In his first novel, Look Homeward Angel, 29-year-old Thomas Wolfe remembered a turn-of-the-century Thanksgiving from his boyhood in Asheville, North Carolina. In his nostalgic fictionalized memoir, Wolfe calls himself young Eugene -- the toddler son of a couple named Eliza and a wildly prodigal stone-cutter named Gant.
Seated before a roast or a fowl, Gant began a heavy clangor on his steel and carving knife, distributing thereafter Gargantuan portions to each plate. Eugene feasted from a high chair by his father's side, filled his distending belly until it was drum-tight, and was permitted to stop eating by his watchful sire only when his stomach was impregnable to the heavy prod of Gant's big finger.
"There's a soft place there," he would roar, and he would cover the scoured plate of his infant son with another heavy slab of beef. That their machinery withstood this hammer-handed treatment was a tribute to their vitality and Eliza's cookery.
I love The Secret Life of Walter Mitty. And I'm fascinated by
this song from its soundtrack. Its title is "Step Out," but the lyrics
are a little darker. I could've sworn they were singing "House on fire.
Leave it all behind you..."
So I launched a quest to learn what the real lyrics are...
I discovered there's a "last episode" of Route 66. Tod gets married
his bride is played
by Barbara Eden -- but in the last scene,
scheming relatives immediately have him murdered in order to claim his
inheritance. The episode actually ends with them throwing his body off a
high bridge, while his bride weeps.
It turns out that's just part one of a two-part episode...
I was walking around a
beach town when I suddenly remembered the movie "Summer of '42." (A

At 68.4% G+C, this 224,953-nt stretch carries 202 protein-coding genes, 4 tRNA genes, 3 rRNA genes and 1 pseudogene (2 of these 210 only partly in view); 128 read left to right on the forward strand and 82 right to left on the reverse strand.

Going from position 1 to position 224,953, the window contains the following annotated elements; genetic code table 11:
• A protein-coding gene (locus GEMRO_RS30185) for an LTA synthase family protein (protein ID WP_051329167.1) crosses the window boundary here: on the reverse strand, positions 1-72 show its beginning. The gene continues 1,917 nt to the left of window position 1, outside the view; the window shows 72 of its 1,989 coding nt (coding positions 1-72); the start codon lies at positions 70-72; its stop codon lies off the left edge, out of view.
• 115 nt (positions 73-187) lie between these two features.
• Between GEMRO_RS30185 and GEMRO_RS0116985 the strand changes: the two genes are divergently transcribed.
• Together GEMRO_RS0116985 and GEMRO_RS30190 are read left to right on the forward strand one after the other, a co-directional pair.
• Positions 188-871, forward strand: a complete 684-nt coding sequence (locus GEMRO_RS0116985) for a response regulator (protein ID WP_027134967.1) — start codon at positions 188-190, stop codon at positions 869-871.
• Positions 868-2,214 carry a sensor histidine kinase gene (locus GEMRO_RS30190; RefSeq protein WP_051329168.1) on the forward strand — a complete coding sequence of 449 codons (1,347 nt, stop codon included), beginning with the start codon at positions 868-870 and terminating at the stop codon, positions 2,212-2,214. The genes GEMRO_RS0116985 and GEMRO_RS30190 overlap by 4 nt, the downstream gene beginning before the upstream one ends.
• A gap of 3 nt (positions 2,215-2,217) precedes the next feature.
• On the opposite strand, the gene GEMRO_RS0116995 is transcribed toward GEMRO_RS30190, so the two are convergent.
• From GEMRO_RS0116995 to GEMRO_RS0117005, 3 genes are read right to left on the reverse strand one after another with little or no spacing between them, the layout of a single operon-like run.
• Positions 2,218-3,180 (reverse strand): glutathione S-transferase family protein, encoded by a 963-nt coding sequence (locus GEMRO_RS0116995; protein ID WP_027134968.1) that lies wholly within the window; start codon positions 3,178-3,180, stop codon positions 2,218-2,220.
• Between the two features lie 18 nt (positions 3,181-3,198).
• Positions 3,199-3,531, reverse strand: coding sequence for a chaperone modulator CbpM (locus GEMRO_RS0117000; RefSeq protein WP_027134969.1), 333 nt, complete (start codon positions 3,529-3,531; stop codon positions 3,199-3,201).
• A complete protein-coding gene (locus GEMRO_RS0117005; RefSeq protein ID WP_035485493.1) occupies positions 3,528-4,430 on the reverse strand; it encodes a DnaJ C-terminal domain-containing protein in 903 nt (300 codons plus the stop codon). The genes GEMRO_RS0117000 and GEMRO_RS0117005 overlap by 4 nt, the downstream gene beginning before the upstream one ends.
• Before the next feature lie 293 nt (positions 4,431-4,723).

teenaged boy in a summer resort town has a crush on a woman whose
husband is serving in the war...) Remembering the movie, I felt like I
had to know: was the movie really based on a true story?
obsessed with the great music that Ben Folds wrote for "Over the Hedge."
William Shatner was on his (new!) version of "Rocking the
Suburbs" - and
there's a gentle ballad called "Still" that's
I love the sweet (and satirical) '60s euphoria he sneaks
into songs like
"(I've Always Got My) Family
of Me" and even a cover of The Clash's "Lost
in the Supermarket"
. The melody itself is almost a
commentary on middle-class suburban life.
Here's an inspiring story. A part-time cameraman for the news (and
commercials) at a local TV station in Texas was hired in the 1970s to
start filming NCAA football games. Eventually he was filming NFL games
and even part of the Olympics in Mexico City. But Steve Rash had a
dream. And he spent the next five years raising money to make it come
Edgar Allan Poe described walking to a tomb in a brilliant but
forgotten poem called "Ulalume".
("Perhaps befitting the
Ulalume has a
secret history," writes Moe Zilla). After his death, Poe's
literary executor deleted
the last stanza -- though the poem's even spookier without it.
And somehow, YouTube has a video of the poem being recited by Nico of
The Velvet Underground.
"You have to distinguish between two things - the Swedish economy and
the Swedish stock market. The Swedish economy is the sum of all the
goods and services that are produced in this country every day. There
are telephones from Ericsson, cars from Volvo, chickens from Scan, and
shipments from Kiruna to Skovde. That's the Swedish economy, and it's